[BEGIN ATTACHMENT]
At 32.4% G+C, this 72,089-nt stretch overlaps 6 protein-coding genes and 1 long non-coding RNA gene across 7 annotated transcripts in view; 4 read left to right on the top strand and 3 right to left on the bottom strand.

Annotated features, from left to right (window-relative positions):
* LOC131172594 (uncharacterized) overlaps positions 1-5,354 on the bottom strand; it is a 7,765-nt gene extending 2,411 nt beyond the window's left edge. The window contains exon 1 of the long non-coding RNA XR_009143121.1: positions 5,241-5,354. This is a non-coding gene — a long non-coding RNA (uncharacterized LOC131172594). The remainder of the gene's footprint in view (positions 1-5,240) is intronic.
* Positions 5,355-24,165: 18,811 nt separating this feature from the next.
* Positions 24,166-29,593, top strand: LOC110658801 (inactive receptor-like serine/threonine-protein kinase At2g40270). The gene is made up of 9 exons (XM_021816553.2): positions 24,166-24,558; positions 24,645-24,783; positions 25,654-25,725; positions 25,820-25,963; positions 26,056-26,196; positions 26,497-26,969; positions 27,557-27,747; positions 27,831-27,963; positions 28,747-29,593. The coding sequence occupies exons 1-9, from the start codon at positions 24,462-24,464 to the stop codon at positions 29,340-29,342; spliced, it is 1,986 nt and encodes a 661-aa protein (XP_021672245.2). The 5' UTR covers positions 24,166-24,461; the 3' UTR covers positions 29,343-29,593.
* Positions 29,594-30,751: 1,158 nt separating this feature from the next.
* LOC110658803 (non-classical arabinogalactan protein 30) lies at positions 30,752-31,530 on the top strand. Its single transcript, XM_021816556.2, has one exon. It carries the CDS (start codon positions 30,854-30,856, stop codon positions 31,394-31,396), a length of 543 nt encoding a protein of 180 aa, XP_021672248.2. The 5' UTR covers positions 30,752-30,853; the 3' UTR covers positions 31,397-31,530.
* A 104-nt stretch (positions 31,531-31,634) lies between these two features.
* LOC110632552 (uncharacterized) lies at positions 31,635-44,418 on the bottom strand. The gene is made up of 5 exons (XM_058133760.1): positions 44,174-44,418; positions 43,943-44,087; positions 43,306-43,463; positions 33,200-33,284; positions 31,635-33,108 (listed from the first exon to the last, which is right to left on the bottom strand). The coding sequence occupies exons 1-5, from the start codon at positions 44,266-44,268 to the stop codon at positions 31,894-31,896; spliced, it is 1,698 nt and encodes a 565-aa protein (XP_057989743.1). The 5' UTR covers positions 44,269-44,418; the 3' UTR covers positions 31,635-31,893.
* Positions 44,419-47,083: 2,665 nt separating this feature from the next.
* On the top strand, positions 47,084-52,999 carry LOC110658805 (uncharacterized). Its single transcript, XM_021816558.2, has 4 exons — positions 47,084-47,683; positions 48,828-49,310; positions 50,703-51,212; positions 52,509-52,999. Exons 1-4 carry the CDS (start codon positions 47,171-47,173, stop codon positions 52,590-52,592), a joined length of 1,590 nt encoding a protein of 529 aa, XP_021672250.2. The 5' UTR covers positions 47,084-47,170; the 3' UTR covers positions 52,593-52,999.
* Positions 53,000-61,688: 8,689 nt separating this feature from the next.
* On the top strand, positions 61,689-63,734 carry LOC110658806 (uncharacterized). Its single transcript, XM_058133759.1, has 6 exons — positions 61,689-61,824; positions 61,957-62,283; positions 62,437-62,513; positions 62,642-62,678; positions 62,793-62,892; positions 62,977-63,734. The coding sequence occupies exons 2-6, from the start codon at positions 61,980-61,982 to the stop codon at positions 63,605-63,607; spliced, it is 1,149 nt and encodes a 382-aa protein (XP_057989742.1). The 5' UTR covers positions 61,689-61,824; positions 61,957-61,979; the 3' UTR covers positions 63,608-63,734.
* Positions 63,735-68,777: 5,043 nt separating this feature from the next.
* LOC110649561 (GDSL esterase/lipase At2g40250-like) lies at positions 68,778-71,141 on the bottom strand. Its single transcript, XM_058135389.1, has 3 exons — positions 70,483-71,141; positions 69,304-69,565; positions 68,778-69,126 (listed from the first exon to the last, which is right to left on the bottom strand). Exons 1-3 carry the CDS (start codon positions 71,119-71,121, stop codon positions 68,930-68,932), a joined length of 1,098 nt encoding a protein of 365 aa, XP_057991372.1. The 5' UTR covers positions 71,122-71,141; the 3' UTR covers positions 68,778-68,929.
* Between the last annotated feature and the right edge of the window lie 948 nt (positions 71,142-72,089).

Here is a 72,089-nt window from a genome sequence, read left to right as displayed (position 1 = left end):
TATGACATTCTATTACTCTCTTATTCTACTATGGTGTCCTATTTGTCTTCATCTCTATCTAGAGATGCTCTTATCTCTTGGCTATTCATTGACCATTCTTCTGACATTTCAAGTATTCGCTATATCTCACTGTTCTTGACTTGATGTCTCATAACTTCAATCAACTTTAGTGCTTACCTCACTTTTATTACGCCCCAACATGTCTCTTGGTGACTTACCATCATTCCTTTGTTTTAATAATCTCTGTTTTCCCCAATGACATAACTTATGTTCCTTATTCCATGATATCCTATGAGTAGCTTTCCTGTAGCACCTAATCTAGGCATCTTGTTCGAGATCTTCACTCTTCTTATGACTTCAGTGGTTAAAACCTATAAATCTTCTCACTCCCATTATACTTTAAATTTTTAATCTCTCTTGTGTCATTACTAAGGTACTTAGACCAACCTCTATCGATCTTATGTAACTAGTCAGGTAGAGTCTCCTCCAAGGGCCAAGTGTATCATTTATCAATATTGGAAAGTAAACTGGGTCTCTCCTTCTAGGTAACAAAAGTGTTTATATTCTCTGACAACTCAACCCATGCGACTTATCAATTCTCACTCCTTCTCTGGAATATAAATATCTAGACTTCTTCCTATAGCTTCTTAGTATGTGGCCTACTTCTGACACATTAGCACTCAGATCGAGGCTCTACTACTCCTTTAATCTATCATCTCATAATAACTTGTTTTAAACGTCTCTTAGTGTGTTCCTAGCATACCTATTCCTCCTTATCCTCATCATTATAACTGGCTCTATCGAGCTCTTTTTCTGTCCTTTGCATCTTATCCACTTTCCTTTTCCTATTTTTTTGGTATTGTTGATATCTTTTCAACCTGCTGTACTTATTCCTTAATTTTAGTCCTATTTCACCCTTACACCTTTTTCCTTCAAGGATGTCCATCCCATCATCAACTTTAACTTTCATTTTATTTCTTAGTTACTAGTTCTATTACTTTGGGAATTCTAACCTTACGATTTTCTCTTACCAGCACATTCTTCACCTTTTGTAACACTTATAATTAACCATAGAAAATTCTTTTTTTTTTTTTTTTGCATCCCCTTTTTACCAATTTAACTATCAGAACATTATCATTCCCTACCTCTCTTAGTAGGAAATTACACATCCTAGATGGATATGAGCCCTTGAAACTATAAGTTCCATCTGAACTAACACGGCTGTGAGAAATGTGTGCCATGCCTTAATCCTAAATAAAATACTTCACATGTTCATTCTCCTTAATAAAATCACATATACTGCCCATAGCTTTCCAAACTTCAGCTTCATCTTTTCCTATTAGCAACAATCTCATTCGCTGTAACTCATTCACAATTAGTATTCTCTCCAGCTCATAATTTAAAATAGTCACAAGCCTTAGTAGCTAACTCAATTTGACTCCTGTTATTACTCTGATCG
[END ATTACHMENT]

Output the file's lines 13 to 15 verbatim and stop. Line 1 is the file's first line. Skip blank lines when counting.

* On the top strand, positions 61,689-63,734 carry LOC110658806 (uncharacterized). Its single transcript, XM_058133759.1, has 6 exons — positions 61,689-61,824; positions 61,957-62,283; positions 62,437-62,513; positions 62,642-62,678; positions 62,793-62,892; positions 62,977-63,734. The coding sequence occupies exons 2-6, from the start codon at positions 61,980-61,982 to the stop codon at positions 63,605-63,607; spliced, it is 1,149 nt and encodes a 382-aa protein (XP_057989742.1). The 5' UTR covers positions 61,689-61,824; positions 61,957-61,979; the 3' UTR covers positions 63,608-63,734.
* Positions 63,735-68,777: 5,043 nt separating this feature from the next.
* LOC110649561 (GDSL esterase/lipase At2g40250-like) lies at positions 68,778-71,141 on the bottom strand. Its single transcript, XM_058135389.1, has 3 exons — positions 70,483-71,141; positions 69,304-69,565; positions 68,778-69,126 (listed from the first exon to the last, which is right to left on the bottom strand). Exons 1-3 carry the CDS (start codon positions 71,119-71,121, stop codon positions 68,930-68,932), a joined length of 1,098 nt encoding a protein of 365 aa, XP_057991372.1. The 5' UTR covers positions 71,122-71,141; the 3' UTR covers positions 68,778-68,929.